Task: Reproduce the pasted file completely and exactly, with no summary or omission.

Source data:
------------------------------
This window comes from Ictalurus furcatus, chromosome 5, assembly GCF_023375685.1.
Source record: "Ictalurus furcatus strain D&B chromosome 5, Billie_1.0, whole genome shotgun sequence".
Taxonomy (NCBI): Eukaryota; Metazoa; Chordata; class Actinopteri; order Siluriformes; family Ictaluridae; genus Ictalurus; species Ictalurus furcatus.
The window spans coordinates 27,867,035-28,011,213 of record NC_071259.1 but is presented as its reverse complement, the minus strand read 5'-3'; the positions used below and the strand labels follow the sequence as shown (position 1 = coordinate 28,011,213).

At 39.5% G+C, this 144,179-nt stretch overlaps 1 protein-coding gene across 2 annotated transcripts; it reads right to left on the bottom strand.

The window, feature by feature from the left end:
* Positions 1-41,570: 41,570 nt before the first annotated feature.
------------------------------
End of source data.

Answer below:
This window comes from Ictalurus furcatus, chromosome 5, assembly GCF_023375685.1.
Source record: "Ictalurus furcatus strain D&B chromosome 5, Billie_1.0, whole genome shotgun sequence".
Taxonomy (NCBI): Eukaryota; Metazoa; Chordata; class Actinopteri; order Siluriformes; family Ictaluridae; genus Ictalurus; species Ictalurus furcatus.
The window spans coordinates 27,867,035-28,011,213 of record NC_071259.1 but is presented as its reverse complement, the minus strand read 5'-3'; the positions used below and the strand labels follow the sequence as shown (position 1 = coordinate 28,011,213).

At 39.5% G+C, this 144,179-nt stretch overlaps 1 protein-coding gene across 2 annotated transcripts; it reads right to left on the bottom strand.

The window, feature by feature from the left end:
* Positions 1-41,570: 41,570 nt before the first annotated feature.